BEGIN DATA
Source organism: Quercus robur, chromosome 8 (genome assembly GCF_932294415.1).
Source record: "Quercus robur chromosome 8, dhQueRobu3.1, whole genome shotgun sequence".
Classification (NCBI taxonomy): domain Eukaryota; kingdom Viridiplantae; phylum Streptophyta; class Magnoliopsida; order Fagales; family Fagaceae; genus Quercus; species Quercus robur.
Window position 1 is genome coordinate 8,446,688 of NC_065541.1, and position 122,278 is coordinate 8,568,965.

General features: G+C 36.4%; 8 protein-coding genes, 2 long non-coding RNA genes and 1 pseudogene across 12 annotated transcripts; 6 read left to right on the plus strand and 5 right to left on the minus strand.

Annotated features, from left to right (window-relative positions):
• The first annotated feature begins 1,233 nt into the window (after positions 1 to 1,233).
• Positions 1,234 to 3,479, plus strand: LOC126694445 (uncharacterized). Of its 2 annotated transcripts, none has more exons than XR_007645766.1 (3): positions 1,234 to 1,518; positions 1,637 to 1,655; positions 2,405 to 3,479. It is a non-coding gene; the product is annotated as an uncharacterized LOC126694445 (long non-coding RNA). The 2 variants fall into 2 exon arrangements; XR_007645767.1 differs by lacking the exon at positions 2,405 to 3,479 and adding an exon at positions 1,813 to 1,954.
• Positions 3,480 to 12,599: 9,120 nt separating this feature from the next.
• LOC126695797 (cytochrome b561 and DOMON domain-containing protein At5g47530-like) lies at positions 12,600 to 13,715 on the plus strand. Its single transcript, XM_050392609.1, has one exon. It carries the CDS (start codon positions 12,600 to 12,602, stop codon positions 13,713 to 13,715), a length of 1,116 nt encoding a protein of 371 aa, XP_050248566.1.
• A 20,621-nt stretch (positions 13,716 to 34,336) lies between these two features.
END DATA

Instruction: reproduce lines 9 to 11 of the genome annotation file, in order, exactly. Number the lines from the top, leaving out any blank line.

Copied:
• Positions 3,480 to 12,599: 9,120 nt separating this feature from the next.
• LOC126695797 (cytochrome b561 and DOMON domain-containing protein At5g47530-like) lies at positions 12,600 to 13,715 on the plus strand. Its single transcript, XM_050392609.1, has one exon. It carries the CDS (start codon positions 12,600 to 12,602, stop codon positions 13,713 to 13,715), a length of 1,116 nt encoding a protein of 371 aa, XP_050248566.1.
• A 20,621-nt stretch (positions 13,716 to 34,336) lies between these two features.